Tatiana, Mykyta and Alisa didn’t make it. They and a volunteer that helped them escape were killed in the Russian attack on their suburb. Serhiy recognized their bodies when the photos of them lying motionless on the road went viral on the internet.


“Боже мы даже не знаем, он ли это… Никаких объяснений, они просто сказали принять, что его нету…”

Kirill Ulyashev’s story was never told in American media. But if the story of the Perebynis family made you sad, this story should make you mad. 

A priest stands over a young, 20-year-old man’s open casket, swinging a religious symbol. The priest, Father Gennady Zaridze, is a favorite of the Putin elite. The church is usually packed with Rolex-wearing government officials. But today, it’s more somber. Or so it seems to be.

In front of a grieving family, in front of weeping friends, the alleged servant of God Zaridze begins his speech. “Kirill is a warrior of Christ,” he announces, receiving somber nods from the crowd, “he fought against evil satanic spirits: Ukrainian Nazis, created by American multinational corporations.” Father Zaridze’s speech did not focus on the accomplishments of Kirill Ulyashev. It didn’t focus on soothing his family or honoring the dead. It focused on bashing Ukraine and America. The priest angrily made political statements about how bad it was that the Soviet Union fell apart and how evil NATO is. And he wasn’t the only one. The Rolex-wearing politicians returned 

to make their own series of televised political statements supporting death in Ukraine over Kirill’s casket. Politician after politician used a person’s funeral, where their family was present, to launch into rants about evil Ukrainian Nazis, American sanctions and the glory of Russian President Vladimir Putin.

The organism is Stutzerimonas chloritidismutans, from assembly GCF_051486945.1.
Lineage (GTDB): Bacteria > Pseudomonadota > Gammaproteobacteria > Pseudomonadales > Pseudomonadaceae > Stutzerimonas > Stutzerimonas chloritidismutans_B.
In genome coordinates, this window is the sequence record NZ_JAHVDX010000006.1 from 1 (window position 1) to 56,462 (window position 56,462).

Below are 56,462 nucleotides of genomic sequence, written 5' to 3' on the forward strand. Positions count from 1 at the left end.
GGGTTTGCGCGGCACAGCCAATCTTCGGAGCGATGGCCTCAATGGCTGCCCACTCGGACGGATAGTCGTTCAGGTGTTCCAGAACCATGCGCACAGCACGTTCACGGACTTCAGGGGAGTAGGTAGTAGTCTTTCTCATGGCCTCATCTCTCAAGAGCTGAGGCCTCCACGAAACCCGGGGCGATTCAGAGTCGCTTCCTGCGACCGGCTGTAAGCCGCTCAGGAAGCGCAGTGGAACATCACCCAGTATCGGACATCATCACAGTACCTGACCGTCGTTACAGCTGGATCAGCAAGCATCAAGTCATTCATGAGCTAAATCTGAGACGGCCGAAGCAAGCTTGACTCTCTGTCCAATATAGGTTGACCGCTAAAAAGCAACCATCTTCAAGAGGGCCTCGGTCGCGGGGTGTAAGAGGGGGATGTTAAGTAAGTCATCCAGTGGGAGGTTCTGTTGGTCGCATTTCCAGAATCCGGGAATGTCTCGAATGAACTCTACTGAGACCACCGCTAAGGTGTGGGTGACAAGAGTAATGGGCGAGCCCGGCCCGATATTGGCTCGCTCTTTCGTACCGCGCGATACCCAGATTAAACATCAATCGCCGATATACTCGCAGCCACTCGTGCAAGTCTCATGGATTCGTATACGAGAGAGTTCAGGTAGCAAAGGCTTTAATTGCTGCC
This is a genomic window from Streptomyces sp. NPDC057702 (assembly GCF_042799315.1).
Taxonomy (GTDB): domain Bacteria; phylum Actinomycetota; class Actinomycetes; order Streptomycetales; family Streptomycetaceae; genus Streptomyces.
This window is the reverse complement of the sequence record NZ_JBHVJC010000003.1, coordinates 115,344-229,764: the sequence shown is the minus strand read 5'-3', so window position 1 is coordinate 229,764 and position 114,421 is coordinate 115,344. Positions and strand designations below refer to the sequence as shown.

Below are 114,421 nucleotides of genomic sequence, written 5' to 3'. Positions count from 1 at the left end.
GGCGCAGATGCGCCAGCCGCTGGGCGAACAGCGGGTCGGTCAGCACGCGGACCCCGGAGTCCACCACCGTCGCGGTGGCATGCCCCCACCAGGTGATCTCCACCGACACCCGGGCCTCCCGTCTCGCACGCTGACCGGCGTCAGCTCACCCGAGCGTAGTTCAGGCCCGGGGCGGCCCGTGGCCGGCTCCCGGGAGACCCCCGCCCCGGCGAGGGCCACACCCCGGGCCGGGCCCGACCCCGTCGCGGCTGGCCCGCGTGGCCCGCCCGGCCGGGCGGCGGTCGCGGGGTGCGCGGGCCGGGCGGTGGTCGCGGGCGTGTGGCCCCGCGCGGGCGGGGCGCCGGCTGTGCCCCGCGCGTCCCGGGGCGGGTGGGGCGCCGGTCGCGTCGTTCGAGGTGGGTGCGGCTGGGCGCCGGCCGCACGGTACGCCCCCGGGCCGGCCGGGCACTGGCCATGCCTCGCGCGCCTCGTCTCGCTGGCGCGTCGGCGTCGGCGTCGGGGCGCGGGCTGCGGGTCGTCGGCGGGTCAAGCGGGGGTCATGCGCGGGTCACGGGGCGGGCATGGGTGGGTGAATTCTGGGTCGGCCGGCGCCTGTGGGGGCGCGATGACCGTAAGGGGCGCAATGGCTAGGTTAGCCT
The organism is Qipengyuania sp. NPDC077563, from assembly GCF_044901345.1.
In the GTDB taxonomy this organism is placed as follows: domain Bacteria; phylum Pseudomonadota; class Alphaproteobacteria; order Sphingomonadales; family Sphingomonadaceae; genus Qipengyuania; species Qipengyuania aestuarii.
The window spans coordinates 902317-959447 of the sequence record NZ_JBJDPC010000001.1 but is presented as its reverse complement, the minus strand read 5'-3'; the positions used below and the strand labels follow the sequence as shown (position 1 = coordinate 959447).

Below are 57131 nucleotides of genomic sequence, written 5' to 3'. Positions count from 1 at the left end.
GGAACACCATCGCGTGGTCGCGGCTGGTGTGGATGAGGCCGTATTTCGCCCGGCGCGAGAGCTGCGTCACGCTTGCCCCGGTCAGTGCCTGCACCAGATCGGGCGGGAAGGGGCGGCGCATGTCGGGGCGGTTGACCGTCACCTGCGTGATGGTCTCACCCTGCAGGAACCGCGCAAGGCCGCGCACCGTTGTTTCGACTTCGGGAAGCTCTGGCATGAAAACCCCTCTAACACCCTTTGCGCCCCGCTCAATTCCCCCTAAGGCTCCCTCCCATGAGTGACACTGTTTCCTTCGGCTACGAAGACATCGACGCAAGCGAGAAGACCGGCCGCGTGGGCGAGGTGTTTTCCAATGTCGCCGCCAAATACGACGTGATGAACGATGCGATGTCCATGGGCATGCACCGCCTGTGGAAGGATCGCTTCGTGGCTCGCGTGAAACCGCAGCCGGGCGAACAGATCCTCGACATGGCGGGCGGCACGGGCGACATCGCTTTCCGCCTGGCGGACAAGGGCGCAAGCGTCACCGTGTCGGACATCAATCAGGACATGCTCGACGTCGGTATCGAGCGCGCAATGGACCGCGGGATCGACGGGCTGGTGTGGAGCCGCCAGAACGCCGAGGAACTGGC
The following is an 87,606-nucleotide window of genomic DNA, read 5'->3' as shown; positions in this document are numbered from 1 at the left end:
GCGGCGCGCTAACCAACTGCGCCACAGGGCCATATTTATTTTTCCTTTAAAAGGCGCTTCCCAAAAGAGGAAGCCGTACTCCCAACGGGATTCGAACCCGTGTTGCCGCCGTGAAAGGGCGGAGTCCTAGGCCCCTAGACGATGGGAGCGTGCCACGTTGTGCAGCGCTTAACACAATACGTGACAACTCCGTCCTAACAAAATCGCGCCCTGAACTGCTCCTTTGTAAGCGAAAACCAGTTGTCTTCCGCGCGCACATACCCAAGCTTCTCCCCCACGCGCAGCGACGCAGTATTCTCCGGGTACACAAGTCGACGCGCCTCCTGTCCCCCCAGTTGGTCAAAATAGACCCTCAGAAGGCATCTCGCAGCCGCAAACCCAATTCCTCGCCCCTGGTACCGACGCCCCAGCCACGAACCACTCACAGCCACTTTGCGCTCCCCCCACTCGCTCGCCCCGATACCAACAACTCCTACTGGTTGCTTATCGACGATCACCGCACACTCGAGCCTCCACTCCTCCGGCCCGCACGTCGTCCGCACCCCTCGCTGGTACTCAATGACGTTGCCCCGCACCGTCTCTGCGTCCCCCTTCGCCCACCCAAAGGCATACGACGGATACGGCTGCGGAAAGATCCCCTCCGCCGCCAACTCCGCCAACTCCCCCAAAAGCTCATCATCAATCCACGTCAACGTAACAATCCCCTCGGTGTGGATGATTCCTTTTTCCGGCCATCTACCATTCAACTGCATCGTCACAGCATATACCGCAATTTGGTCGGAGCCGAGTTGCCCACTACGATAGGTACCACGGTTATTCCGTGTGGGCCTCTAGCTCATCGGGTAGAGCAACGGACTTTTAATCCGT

Kirill’s life went unhonored. His achievements went unlisted. His death mattered to none of the people present in that church. His friends and family stood there, helpless. Because the people trusted with giving them help were too busy using their pain for their own benefit, before turning around, probably getting back into their Rolls-Royces and driving away, leaving them in the dust.

I hope that, if you’ve read through these narratives, you had a moment of pain, of sympathy, of pride, or of anger from them. That’s what we need. These materials were taken from different sources, because as a society, we should recognize the tragedy that comes with a loss of human life and work to oppose it, regardless of whose life is lost. During this crisis, some people have shown their real sides. Ms. Morozova has shown heroism. The Perebynis family, unfortunately, has shown the world real grief and loss. The story of Kirill Ulyashev shows both the humanity of and the exploited nature of some of those in this conflict. So if you became emotional reading this, good. That’s the point. Let’s channel that emotion into helping and showing our true sides as being good rather than evil forces in this world.